Scorpio flipped his hammer straight into the air as he jogged toward the Church. The hammer spun end over end, arcing before him while he attempted to keep a slow but steady pace. There was a sharp satisfying slap as the handle met his meaty palm, where he promptly flipped the hammer through the air again.
He huffed and puffed his way through the jog, sucking in the frigid early morning air, burning his lungs. His ample belly, a product of the long winter and his penchant for indulging during the holidays, lead the way as he pattered Perdido Street.
The entire Church had begun the Fast of the Squared Week, an annual cleansing of the body and mind. The clergymen and women were forbidden from imbibing any chemicals that had a direct affect on brain function. This naturally, and unfortunately, meant no coffee, among other things. And it was certainly being felt around the Church grounds at this point.
He’d braced himself as best he could, reducing the amount of coffee he drank and decreasing the portions he ate before the Fast began. Still, his mind didn’t feel quite as sharp as it should and his body ached. Sleep had been tough to come by and when he tried to read through the endless night, he wasn’t able to absorb the material. Forty-nine days. Seven days squared. The Fast of the Squared Week. It was truly torture.
As he jogged he muttered through some simple multiplications tables getting stuck on the late triple digits. He tried rattling off complex mathematical formulae but they slipped his grasp. Finally settled on reciting his favorite book, one he had read again before the fasting had begun: How Socioeconomic Factors Pertain to the Political Process in the Modern Industrial Age.
He passed bar and had reached the second chapter where this particular author had been lamenting the middle class’ gain in political power when he felt the sharp pain in his side that typically accompanied a long run. The hammer he had taken to flipping into the air missed his palm as one hand clutched at his side and the other braced himself on the brick wall of the tavern. The hammer bounced wildly and came to a rest a few feet in front of him.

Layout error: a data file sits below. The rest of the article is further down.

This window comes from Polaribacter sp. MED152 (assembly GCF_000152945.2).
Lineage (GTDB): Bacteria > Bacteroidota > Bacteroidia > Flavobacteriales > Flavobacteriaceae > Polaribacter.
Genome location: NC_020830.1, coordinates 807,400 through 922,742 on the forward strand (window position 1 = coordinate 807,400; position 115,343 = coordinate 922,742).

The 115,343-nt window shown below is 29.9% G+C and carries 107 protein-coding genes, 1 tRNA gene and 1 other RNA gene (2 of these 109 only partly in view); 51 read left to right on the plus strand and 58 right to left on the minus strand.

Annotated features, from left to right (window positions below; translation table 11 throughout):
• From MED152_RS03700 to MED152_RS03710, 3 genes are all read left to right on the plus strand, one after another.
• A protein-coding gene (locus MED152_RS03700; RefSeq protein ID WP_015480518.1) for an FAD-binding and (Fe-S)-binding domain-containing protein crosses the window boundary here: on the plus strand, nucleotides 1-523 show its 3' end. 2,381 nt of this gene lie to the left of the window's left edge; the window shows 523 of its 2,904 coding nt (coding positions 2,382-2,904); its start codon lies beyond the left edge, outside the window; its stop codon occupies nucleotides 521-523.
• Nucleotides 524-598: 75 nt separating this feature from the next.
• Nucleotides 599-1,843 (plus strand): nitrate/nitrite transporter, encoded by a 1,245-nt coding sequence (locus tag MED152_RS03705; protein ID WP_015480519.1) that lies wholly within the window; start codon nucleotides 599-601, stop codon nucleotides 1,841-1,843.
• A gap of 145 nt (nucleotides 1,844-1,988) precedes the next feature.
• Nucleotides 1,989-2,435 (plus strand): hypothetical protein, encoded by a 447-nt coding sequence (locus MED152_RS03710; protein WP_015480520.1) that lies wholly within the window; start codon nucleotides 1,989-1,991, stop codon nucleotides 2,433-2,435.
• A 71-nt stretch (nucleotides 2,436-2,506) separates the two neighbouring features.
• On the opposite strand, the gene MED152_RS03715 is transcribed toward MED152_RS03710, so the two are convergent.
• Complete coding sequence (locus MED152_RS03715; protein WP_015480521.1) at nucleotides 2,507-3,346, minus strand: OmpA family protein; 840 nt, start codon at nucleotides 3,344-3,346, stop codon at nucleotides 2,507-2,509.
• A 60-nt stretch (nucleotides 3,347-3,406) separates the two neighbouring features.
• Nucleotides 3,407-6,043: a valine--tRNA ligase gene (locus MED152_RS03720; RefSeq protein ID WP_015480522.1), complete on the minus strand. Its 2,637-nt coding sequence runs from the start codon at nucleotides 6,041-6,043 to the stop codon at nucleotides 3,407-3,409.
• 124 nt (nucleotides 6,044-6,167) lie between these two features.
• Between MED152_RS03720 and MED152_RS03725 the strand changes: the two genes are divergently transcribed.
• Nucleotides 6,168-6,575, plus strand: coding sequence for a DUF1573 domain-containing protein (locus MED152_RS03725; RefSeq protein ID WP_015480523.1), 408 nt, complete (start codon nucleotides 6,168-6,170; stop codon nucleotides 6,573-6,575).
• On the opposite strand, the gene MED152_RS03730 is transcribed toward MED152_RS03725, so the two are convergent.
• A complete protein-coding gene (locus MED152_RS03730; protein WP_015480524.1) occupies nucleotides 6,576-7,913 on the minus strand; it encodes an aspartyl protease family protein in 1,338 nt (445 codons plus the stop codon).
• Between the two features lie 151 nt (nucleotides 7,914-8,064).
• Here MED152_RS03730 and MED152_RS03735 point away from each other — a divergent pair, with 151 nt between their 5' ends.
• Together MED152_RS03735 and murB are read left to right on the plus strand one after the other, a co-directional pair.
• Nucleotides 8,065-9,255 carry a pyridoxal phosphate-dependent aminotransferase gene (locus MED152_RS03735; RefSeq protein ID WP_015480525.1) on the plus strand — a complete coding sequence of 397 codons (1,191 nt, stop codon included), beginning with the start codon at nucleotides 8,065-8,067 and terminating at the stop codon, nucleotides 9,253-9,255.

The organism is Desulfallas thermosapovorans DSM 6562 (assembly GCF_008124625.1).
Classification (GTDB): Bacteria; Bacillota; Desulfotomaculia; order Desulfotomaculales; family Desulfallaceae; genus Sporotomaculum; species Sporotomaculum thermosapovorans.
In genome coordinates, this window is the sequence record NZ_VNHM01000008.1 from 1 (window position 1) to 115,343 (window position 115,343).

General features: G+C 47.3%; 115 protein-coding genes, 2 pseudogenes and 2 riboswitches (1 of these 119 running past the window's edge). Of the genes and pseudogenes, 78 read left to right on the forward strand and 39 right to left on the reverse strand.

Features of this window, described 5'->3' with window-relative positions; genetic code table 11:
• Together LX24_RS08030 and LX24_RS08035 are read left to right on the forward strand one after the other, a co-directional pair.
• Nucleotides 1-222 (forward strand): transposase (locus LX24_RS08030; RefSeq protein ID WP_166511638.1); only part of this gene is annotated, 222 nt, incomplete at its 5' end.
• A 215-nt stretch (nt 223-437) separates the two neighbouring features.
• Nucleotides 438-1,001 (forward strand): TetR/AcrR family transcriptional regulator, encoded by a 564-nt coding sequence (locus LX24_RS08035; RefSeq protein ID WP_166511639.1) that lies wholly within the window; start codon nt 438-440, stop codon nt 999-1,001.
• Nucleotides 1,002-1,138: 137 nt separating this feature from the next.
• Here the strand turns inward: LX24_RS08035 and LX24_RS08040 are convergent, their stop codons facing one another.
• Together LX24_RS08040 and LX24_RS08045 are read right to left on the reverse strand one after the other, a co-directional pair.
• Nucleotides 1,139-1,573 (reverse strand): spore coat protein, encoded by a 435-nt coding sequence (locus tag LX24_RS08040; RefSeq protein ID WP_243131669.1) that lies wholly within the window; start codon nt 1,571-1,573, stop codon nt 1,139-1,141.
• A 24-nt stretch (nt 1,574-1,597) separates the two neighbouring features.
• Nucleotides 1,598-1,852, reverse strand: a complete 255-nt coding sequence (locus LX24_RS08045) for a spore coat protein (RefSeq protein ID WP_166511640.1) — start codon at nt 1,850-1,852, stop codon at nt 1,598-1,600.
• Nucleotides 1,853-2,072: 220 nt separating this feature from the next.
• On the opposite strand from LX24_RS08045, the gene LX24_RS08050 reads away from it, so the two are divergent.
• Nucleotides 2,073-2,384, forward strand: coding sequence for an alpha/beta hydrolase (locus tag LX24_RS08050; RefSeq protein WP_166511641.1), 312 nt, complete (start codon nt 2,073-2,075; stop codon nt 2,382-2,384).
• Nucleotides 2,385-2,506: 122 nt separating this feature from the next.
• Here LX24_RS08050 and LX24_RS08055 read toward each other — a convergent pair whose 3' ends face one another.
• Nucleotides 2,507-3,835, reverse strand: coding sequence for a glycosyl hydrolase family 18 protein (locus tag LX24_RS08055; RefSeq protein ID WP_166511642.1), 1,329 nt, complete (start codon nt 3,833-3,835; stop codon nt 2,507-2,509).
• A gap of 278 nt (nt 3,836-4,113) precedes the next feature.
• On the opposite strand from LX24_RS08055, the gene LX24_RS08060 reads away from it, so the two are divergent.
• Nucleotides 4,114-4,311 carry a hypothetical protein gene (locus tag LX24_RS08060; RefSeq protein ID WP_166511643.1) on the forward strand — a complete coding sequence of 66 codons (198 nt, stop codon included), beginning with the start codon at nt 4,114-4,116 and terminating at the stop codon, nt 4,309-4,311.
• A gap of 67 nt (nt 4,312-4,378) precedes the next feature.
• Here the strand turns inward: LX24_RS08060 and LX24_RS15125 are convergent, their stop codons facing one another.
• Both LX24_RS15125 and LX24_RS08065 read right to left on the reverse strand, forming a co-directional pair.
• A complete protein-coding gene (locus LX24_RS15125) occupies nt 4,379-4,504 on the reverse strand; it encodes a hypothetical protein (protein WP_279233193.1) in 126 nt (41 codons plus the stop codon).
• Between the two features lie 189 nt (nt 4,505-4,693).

He panted heavily, praising the Builder for his good fortune when a cold morning breeze brought a particularly potent mixture of… well, he wasn’t sure. But it came from the nearest manhole cover, inducing a wave of nausea. His stomach flipped and he lost a bit of toast he’d had this morning.
Afterward he sagged against the wall, his eyes closed and his breaths coming hard. While he tried to regain control of his body once again, he wondered how far he’d jogged. Two miles? Three? His fuzzy mind seemed to believe he had been at this for hours, and his body was certainly screaming its agreement. If he kept up this pace, it would kill him.
A shout came from behind him and he turned, “Breakfast! Now!” Lox stood beside the door to the Institute, a few hundred feet behind him. He pulled out his stopwatch. He’d been at it for about 15 minutes. He lifted a heavy arm and waved back to the Sister, unwilling to attempt a yell with what little breath he had.
He stooped to pick up the hammer and sighed as he surveyed the distance he had to cover to get back to breakfast, but his mood lightened a little. Caledonian eggs, Steelhead bacon, toast.. skip the toast. Perhaps a muffin instead. With a bit of cinderberry jam.
“Yes,” he said to no one in particular, “this is going to kill me.” and trotted off toward the Institute.